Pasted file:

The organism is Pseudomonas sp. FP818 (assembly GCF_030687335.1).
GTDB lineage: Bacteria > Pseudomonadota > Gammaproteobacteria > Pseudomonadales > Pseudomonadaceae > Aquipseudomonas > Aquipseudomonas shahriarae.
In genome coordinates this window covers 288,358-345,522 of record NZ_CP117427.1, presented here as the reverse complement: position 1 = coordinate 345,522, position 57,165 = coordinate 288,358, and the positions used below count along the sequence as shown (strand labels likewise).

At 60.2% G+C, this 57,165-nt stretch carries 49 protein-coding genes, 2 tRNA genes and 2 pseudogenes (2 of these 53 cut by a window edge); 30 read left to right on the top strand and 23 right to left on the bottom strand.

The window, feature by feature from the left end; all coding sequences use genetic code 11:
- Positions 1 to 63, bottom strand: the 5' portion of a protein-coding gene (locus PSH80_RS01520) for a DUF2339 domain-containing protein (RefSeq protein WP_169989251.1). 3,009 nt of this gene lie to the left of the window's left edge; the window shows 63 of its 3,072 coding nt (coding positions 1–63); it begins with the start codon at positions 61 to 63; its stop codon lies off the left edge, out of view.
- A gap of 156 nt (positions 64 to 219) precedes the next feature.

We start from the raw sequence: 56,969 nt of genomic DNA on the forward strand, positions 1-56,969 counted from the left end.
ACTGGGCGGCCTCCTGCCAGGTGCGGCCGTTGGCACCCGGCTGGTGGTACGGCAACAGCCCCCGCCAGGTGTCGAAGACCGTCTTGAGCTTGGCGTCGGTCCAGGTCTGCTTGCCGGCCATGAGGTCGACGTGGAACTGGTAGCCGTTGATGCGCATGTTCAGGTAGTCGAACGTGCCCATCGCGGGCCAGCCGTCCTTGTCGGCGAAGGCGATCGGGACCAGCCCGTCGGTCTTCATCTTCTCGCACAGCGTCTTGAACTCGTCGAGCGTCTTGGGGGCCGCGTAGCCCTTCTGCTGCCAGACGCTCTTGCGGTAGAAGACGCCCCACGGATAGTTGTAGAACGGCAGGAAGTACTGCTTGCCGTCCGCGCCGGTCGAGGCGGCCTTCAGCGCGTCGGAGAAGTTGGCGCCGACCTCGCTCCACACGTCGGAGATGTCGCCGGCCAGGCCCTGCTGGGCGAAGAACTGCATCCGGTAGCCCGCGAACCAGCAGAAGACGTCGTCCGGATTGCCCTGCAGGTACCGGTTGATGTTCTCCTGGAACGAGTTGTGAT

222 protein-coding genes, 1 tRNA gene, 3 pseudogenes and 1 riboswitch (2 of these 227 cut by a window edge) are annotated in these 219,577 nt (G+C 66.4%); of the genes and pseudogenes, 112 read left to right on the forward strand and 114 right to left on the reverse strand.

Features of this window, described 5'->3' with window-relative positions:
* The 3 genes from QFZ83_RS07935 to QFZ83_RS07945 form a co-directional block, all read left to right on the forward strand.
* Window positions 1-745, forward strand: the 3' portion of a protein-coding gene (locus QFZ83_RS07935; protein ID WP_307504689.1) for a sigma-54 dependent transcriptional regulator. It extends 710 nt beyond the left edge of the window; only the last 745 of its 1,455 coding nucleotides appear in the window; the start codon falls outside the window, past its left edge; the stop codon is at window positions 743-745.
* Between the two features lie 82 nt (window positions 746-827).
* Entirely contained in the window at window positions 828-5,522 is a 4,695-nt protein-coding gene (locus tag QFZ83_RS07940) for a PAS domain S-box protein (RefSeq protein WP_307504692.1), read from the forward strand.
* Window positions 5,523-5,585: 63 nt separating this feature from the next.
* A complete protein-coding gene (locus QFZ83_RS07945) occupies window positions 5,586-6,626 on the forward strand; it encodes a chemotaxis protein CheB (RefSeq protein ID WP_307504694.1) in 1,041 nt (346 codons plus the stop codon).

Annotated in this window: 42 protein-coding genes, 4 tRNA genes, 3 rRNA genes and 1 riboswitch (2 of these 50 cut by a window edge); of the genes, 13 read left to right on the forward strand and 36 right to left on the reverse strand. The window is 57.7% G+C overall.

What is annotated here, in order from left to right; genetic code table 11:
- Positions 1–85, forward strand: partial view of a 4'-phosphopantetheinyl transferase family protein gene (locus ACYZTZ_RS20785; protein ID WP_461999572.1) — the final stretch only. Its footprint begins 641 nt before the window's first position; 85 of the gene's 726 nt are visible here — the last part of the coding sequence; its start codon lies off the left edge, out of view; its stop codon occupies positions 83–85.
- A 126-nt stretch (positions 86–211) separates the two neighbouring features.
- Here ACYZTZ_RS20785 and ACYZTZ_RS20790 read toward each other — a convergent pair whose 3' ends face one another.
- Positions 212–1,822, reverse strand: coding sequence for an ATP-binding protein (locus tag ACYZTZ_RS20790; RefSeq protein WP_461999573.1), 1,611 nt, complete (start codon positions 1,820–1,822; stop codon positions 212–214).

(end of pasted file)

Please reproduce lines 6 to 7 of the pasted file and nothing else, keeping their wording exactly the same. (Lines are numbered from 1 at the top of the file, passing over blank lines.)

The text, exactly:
- Positions 1 to 63, bottom strand: the 5' portion of a protein-coding gene (locus PSH80_RS01520) for a DUF2339 domain-containing protein (RefSeq protein WP_169989251.1). 3,009 nt of this gene lie to the left of the window's left edge; the window shows 63 of its 3,072 coding nt (coding positions 1–63); it begins with the start codon at positions 61 to 63; its stop codon lies off the left edge, out of view.
- A gap of 156 nt (positions 64 to 219) precedes the next feature.